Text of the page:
Even with the satirical commentary, this is a genius book. It is not Christians who may be offended by visual depictions of some of the seedier stories in the Bible or who may be offended by the way that the author treats a reverant subject in such an irreverant way at times. It is also not for children. But it is for art loving people who enjoy creativity and brilliant photography. It is also for lovers of Lego and the amazing things that toy/tool allows us to do with it. With all my concerns listed I would stistill recommend it to those audiences for this amazing achievement.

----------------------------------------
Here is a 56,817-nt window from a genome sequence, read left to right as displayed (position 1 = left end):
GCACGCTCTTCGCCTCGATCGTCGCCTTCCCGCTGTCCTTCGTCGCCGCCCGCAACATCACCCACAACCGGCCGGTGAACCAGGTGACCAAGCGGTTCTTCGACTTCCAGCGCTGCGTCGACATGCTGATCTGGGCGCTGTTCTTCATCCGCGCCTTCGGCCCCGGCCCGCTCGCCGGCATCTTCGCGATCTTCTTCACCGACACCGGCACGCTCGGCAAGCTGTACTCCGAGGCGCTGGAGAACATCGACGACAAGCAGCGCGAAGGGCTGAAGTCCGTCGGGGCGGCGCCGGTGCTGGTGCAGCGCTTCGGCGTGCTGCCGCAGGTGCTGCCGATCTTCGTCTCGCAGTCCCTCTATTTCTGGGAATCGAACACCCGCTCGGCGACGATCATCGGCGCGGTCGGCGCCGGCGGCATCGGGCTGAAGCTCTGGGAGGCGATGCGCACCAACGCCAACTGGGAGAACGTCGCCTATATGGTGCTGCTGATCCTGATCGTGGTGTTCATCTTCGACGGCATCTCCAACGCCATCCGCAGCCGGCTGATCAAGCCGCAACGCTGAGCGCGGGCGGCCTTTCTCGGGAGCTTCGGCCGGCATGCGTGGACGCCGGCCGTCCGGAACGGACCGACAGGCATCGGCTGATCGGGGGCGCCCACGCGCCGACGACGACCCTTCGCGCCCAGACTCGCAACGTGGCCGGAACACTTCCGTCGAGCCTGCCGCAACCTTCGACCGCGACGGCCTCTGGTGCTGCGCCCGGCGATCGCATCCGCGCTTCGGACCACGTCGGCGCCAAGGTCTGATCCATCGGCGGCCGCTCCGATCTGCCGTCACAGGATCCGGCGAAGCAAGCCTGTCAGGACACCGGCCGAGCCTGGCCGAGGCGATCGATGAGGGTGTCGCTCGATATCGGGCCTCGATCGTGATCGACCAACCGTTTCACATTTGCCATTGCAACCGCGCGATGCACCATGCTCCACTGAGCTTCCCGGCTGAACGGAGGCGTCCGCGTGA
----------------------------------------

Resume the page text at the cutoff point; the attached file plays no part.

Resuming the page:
To answer the question posed at the start of this review: this is not a Bible. It is a work of art. As long as we think of it like this we may be more inclined to enjoy it for what it is rather than what we believers would want it to be.
@ashertopia is the Managing Editor of BookGateway.com. He is an avid reader and a lifetime learner. His favorite genres include science fiction, fantasy, as well as theology and Christian living. His personal blog is AshertopiA – a land flowing with milk and honey… and a lot of sticky people.
This book was provided by the publisher as a review copy.